“Give me your tired, your poor, your huddled masses yearning to breathe free, the wretched refuse of your teeming shore,” she wrote. “Send these, the homeless, tempest-tossed to me, I lift my lamp beside the golden door!” From The New Colossus by Emma Lazarus

Even if immigration weren’t supported by economics and the very philosophy that our nation was founded on, the morality of the issue would be enough. We are spending millions of dollars to deport and turn away children who arrive at our doorstep fleeing violence, poverty, and destitution. Since so much of this hatred finds twisted justification in Christianity, I thought that I’d see what the bible says about this issue. It’s not subtle.

I, the Lord, command you to do what is just and right… Do not ill-treat or oppress foreigners, orphans, or widows(Jeremiah 22:3)

Rich people who see a brother or sister in need, yet close their hearts against them, cannot claim that they love God. (1 John 3:17)

Suppose there are brothers or sisters who need clothes and don’t have enough to eat. What good is there in your saying to them, “God bless you! Keep warm and eat well!” – if you don’t give them the necessities of life? (James 2:15-16)

What kind of a sick joke is it that we don’t open our arms and care for children who have  suffered hell to make their way here instead of locking them in a detention facility called “The Icebox,” forcing them to find their own legal representation, and then deporting many of them back to countries from which they have just fled for their lives. These. Are. Children.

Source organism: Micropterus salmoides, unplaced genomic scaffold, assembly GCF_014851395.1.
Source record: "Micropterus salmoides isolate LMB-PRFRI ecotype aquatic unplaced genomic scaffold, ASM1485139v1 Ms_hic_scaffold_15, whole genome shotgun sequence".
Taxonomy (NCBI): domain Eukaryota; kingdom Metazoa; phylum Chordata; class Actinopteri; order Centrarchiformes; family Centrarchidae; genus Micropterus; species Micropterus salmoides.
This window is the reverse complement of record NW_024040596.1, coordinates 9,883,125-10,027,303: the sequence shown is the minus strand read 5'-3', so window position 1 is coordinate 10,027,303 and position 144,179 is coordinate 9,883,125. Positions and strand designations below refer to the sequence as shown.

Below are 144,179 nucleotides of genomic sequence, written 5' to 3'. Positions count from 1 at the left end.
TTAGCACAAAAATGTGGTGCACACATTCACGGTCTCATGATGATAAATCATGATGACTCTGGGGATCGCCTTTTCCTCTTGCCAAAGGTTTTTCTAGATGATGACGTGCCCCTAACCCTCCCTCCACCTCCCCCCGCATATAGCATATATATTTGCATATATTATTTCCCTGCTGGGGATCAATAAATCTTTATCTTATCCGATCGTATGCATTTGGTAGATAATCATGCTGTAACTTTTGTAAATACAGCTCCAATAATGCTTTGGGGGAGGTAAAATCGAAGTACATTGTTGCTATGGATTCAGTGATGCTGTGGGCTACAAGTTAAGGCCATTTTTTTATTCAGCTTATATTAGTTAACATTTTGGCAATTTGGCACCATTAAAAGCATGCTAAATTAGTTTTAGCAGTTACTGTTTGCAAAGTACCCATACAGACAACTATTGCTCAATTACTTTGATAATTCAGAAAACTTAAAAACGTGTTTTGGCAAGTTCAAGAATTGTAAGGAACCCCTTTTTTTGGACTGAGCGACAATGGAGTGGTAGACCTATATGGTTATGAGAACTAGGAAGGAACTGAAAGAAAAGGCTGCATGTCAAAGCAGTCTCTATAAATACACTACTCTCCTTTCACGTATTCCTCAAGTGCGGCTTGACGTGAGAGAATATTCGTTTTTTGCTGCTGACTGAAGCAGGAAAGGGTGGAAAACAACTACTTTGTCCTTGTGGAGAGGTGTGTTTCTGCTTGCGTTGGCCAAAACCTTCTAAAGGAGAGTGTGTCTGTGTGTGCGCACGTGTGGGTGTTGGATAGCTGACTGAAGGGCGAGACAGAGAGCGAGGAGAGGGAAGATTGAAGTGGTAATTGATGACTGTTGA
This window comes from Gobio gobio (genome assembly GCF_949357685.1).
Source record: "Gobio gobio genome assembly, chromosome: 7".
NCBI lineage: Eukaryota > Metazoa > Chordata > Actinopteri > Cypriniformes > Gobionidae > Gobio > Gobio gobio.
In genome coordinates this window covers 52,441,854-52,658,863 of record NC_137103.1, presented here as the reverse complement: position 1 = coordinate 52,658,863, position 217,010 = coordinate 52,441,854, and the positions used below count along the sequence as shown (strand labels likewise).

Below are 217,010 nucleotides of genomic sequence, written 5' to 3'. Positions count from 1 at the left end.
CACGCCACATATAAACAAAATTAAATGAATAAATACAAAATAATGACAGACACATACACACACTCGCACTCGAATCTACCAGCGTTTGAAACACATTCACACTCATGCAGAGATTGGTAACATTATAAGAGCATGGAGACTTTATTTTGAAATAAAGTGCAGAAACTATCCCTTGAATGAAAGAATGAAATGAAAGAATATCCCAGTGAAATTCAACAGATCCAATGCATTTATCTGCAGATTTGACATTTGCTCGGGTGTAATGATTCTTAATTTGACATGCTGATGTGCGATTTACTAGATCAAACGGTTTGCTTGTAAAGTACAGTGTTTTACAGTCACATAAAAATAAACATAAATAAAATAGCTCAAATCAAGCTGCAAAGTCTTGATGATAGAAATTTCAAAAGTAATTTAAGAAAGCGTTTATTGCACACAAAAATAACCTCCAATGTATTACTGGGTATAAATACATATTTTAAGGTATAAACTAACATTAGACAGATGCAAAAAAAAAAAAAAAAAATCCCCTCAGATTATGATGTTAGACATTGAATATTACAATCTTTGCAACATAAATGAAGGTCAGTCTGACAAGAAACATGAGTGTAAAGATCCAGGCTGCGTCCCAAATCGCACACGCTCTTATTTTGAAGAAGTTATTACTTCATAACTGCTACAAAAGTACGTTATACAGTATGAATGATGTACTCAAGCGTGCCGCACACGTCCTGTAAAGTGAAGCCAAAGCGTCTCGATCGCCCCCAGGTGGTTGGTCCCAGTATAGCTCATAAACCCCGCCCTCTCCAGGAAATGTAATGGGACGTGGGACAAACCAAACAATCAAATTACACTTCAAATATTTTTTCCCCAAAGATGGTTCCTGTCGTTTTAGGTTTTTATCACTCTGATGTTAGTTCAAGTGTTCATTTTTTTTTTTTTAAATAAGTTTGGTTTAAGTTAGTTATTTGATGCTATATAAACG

We must be better. We must all fight to push our nation to do what’s right. What we’re doing now is clearly wrong and the people behind these policies as well as those who are enforcing them are miserable excuses for human beings acting from the grimiest part of whatever is left of their moldy souls:

https://broadly.vice.com/en_us/article/mb3gva/ice-followed-a-child-to-the-hospital-to-detain-her-after-surgery

https://www.washingtonpost.com/local/immigration/a-girl-with-cerebral-palsy-is-being-held-in-immigration-detention-the-aclu-just-sued-for-her-release/2017/10/31/8453eb50-be53-11e7-959c-fe2b598d8c00_story.html?utm_term=.659a7217bd29

 

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Narratives

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This is dedicated to the memory of Mahnaz Kousha, one of the greatest teachers I’ve ever had, a kind, beautiful and fiercely intelligent woman who taught me about narratives among other things.

It’s been hard to know whether or not to keep writing with about what’s going on in the world. Words seem a paltry defense against the hatred and fear that’s spreading like a malignancy. However, working for the past month at the Minneapolis VA has reminded me that fighting for our country, in any way possible, is a never ending duty as an American. Just the other night I admitted a veteran in his eighties. When I walked back to the wards to check on him, he asked the nurse to step out of the room and give us a minute. He said he had something he wanted to say about one of his responses to my neurological assessment. You know the funny look I gave you when you asked me who the president was, he asked. I just want you to know that even though I don’t like what he’s doing, especially towards those Hispanics, I respect the office. It was tender to watch this sick old man working hard to stand in his integrity as both an American and a veteran in the face of mindless stupidity. I’m sure there are many veterans who support Trump, but I haven’t met any yet at the VA.